Of course, there are a few “prerequisites” for participants besides filling out the application (which you can do for someone else if it’s a gift – they can fine-tune it later).  The participant has to be available to attend “classes” at the Columbia Pacific Heritage Museum every Wednesday morning for fifteen weeks beginning January 16th.  It helps if participants are interested in Pacific County history or, at least, have a healthy sense of curiosity and eagerness to learn.

Coast Guard Station at Cape D

And if participants might have a special connection or bit of knowledge related to our community, so much the better.  The greatest serendipities of the Community Historian experience are the unexpected alliances that occur when people discover that their interests intersect with an aspect that someone else is pursuing.  It is definitely one of those “infinite-ripples-in-a-pool” kind of things!

So, if my Hot Idea #1 tickles your fancy at all, I suggest you go to the Columbia Pacific Heritage Museam Community Historian website at http://columbiapacificheritagemuseum.org/community-historian/ and go to the bottom of the page and “Click Here.”  And while you’re filling out an application for that special recipient on your Christmas list, consider filling out one for yourself!  If you love learning about our past, you’ll love being part of the Community Historian Project!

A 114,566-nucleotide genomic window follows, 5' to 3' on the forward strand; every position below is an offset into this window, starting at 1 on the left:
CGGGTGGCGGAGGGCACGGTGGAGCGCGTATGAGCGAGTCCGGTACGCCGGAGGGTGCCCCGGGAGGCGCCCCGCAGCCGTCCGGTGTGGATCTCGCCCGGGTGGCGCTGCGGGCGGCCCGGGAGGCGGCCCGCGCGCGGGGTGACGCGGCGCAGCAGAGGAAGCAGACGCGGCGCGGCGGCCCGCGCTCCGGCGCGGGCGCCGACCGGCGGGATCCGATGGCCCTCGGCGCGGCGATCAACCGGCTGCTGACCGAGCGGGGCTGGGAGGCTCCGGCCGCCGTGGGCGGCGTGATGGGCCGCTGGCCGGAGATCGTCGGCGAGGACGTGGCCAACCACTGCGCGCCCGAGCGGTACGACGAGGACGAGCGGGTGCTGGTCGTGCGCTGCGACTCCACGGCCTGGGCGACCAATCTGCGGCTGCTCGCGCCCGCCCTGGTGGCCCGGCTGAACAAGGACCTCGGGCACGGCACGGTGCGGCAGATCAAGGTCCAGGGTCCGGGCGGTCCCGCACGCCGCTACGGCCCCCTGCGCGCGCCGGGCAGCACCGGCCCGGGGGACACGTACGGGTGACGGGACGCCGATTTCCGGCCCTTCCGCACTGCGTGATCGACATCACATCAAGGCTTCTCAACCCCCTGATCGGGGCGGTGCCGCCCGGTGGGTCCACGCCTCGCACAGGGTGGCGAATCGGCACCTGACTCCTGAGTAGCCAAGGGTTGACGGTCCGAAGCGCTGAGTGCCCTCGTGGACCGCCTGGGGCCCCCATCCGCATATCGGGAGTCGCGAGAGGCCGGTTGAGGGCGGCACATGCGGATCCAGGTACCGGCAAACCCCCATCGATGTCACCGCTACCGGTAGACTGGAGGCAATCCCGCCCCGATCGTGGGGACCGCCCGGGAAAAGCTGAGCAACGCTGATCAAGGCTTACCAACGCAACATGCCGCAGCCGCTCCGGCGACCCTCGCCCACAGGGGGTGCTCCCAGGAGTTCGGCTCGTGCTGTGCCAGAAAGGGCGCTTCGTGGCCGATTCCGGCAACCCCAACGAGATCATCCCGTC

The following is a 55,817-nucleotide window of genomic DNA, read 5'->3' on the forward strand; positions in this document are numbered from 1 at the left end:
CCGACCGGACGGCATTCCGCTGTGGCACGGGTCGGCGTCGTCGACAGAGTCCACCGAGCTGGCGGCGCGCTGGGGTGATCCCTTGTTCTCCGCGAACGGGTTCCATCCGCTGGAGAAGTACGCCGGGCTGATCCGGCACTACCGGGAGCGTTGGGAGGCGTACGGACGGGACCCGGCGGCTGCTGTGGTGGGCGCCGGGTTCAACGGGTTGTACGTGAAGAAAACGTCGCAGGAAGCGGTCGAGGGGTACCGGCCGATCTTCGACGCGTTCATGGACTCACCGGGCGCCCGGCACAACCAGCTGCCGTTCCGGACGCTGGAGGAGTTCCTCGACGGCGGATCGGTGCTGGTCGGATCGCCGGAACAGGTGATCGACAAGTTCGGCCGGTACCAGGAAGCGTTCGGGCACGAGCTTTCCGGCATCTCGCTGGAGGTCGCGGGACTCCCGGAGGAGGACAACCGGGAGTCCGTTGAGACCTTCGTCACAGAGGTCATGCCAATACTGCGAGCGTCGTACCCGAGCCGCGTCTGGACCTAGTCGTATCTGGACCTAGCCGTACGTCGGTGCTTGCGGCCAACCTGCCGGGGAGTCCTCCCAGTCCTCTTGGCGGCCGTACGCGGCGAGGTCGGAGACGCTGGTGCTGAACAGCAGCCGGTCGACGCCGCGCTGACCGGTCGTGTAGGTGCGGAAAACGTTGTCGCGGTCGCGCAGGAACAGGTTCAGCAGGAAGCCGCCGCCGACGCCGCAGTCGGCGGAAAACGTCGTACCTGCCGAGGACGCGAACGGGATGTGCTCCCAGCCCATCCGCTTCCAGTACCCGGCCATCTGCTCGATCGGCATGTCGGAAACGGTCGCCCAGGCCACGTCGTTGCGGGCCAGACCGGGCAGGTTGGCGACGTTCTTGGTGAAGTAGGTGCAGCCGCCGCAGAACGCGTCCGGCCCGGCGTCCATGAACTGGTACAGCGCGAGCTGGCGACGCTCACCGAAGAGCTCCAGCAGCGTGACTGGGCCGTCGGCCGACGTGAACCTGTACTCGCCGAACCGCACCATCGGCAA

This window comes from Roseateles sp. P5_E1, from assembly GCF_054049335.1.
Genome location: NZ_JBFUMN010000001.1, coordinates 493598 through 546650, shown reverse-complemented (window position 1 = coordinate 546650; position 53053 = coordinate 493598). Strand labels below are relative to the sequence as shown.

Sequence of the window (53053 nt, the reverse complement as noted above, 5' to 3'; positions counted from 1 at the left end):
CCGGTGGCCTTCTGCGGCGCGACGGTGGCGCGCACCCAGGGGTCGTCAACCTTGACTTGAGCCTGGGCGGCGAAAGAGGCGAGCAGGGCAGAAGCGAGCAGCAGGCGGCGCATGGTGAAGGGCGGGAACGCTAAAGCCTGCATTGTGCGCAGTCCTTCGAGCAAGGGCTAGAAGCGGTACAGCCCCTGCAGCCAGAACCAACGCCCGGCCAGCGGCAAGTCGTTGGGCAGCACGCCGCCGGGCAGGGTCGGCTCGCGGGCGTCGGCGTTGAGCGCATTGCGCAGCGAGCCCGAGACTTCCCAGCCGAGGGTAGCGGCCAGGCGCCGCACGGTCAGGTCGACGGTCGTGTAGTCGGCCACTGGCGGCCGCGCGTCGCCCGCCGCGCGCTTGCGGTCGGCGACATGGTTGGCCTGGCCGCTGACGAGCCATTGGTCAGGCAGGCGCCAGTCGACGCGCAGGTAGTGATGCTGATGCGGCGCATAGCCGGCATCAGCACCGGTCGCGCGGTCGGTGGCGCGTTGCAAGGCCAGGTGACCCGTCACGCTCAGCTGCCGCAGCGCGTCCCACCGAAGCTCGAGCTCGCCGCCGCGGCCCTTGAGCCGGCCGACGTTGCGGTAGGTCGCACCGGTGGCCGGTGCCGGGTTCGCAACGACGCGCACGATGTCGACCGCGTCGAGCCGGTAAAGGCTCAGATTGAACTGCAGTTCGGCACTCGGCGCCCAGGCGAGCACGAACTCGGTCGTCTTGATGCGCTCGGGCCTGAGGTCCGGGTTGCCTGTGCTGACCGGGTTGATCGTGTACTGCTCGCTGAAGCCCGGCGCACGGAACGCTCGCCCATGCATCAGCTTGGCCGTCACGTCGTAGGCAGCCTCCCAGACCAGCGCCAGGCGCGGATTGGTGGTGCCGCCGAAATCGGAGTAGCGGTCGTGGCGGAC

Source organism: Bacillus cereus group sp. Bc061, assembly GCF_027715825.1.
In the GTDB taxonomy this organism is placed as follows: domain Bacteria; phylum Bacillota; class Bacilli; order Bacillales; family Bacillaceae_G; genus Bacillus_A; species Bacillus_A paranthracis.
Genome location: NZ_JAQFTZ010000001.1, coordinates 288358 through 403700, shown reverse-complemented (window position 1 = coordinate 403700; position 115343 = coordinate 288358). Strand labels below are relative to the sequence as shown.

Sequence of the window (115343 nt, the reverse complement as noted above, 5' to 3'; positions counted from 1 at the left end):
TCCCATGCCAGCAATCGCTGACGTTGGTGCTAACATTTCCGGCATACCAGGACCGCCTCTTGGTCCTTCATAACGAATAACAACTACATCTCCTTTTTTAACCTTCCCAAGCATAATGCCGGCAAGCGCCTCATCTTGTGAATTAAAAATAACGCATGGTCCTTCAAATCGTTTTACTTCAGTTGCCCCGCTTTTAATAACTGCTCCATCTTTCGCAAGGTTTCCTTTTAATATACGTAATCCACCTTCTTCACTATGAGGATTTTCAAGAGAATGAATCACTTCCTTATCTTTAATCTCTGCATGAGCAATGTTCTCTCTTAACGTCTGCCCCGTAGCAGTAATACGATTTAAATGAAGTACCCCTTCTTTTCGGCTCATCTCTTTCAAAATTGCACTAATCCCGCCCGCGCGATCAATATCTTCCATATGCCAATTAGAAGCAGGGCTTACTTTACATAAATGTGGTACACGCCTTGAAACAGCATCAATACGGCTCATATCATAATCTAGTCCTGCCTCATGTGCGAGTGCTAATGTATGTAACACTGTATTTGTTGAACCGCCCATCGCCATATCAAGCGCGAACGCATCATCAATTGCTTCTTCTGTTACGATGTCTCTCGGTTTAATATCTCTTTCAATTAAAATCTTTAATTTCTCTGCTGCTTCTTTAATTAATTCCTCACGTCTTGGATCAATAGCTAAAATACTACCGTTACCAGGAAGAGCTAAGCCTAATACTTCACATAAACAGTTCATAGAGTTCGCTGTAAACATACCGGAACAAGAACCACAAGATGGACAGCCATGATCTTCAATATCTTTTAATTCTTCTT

“The Graveyard of the Pacific…”

Wednesday, November 14th, 2018

Exhibition Announcement

This Friday evening, November 16th from 5:00 to 7:00, is the opening reception for a new exhibition at the Columbia Pacific Heritage Museum, “The Graveyard of the Pacific: Dangerous Currents, Shifting Sands.” More than 20 ships will be featured in the exhibition along with historic artifacts, photographs, and first-person accounts from the Admiral Benson, the Alice, the Potrimpos, and the Glenmorag.